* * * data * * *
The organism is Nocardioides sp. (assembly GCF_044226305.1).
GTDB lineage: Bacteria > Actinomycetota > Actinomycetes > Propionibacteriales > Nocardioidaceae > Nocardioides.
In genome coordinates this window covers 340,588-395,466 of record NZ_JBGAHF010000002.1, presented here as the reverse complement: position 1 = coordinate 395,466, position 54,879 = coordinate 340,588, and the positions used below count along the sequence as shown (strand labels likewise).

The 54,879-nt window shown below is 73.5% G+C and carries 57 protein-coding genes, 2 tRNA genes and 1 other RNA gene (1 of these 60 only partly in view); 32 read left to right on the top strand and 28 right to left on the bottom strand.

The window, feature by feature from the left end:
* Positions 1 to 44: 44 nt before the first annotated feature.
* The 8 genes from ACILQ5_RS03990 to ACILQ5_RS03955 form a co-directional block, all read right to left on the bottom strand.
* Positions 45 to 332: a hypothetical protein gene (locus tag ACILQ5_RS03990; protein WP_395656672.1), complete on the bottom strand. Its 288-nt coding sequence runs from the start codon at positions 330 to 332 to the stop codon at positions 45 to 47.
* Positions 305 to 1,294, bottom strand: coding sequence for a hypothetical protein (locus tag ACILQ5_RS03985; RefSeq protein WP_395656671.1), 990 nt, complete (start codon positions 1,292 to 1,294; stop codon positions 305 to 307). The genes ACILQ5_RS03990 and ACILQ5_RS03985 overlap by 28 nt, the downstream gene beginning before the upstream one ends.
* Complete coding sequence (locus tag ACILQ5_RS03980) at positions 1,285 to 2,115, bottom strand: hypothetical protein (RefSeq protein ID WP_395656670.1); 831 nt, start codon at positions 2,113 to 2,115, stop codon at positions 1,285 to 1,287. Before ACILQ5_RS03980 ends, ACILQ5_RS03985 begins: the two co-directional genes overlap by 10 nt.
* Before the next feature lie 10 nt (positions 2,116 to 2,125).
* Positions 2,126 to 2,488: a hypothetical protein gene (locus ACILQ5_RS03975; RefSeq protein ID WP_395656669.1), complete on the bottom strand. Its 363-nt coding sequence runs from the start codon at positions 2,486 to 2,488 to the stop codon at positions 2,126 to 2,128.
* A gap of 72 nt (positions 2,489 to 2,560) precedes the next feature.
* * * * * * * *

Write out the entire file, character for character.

The organism is Nocardioides sp. (assembly GCF_044226305.1).
GTDB lineage: Bacteria > Actinomycetota > Actinomycetes > Propionibacteriales > Nocardioidaceae > Nocardioides.
In genome coordinates this window covers 340,588-395,466 of record NZ_JBGAHF010000002.1, presented here as the reverse complement: position 1 = coordinate 395,466, position 54,879 = coordinate 340,588, and the positions used below count along the sequence as shown (strand labels likewise).

The 54,879-nt window shown below is 73.5% G+C and carries 57 protein-coding genes, 2 tRNA genes and 1 other RNA gene (1 of these 60 only partly in view); 32 read left to right on the top strand and 28 right to left on the bottom strand.

The window, feature by feature from the left end:
* Positions 1 to 44: 44 nt before the first annotated feature.
* The 8 genes from ACILQ5_RS03990 to ACILQ5_RS03955 form a co-directional block, all read right to left on the bottom strand.
* Positions 45 to 332: a hypothetical protein gene (locus tag ACILQ5_RS03990; protein WP_395656672.1), complete on the bottom strand. Its 288-nt coding sequence runs from the start codon at positions 330 to 332 to the stop codon at positions 45 to 47.
* Positions 305 to 1,294, bottom strand: coding sequence for a hypothetical protein (locus tag ACILQ5_RS03985; RefSeq protein WP_395656671.1), 990 nt, complete (start codon positions 1,292 to 1,294; stop codon positions 305 to 307). The genes ACILQ5_RS03990 and ACILQ5_RS03985 overlap by 28 nt, the downstream gene beginning before the upstream one ends.
* Complete coding sequence (locus tag ACILQ5_RS03980) at positions 1,285 to 2,115, bottom strand: hypothetical protein (RefSeq protein ID WP_395656670.1); 831 nt, start codon at positions 2,113 to 2,115, stop codon at positions 1,285 to 1,287. Before ACILQ5_RS03980 ends, ACILQ5_RS03985 begins: the two co-directional genes overlap by 10 nt.
* Before the next feature lie 10 nt (positions 2,116 to 2,125).
* Positions 2,126 to 2,488: a hypothetical protein gene (locus ACILQ5_RS03975; RefSeq protein ID WP_395656669.1), complete on the bottom strand. Its 363-nt coding sequence runs from the start codon at positions 2,486 to 2,488 to the stop codon at positions 2,126 to 2,128.
* A gap of 72 nt (positions 2,489 to 2,560) precedes the next feature.